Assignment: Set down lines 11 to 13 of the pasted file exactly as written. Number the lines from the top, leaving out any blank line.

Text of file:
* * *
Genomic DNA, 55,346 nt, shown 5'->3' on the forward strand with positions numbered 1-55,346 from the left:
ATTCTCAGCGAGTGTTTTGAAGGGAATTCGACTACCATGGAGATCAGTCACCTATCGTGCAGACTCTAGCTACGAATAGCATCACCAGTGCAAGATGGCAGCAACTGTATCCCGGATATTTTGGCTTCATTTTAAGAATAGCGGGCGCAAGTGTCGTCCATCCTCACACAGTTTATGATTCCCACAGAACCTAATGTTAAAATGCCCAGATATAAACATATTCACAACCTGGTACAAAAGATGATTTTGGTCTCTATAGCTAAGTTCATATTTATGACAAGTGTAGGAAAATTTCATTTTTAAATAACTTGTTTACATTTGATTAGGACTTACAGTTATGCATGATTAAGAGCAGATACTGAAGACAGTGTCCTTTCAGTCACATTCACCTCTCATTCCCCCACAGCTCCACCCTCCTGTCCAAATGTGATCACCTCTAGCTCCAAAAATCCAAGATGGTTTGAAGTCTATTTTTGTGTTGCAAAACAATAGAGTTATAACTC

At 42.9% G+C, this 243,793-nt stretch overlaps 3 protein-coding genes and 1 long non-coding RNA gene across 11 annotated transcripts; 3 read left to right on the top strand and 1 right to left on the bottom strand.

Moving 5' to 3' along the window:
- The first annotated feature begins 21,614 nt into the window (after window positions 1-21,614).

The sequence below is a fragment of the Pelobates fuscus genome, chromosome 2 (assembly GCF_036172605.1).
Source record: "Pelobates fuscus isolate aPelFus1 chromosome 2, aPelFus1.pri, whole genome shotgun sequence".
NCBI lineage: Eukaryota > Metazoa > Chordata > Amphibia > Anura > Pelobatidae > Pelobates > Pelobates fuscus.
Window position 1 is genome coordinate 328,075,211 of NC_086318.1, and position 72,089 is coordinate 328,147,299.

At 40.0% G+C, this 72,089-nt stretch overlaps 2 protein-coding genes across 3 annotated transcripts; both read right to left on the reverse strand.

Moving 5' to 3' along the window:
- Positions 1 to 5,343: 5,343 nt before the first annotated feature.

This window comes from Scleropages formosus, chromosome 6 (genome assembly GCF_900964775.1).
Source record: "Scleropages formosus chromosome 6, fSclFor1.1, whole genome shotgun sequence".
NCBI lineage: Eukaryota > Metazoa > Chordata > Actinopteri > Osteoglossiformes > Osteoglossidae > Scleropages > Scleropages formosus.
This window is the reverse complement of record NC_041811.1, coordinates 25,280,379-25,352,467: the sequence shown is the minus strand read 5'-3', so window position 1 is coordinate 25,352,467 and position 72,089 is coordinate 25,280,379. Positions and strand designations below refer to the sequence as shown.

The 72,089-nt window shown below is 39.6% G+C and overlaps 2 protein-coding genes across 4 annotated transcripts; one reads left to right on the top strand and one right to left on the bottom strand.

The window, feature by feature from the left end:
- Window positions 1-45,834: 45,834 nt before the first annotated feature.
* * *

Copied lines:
Moving 5' to 3' along the window:
- Positions 1 to 5,343: 5,343 nt before the first annotated feature.

This window comes from Scleropages formosus, chromosome 6 (genome assembly GCF_900964775.1).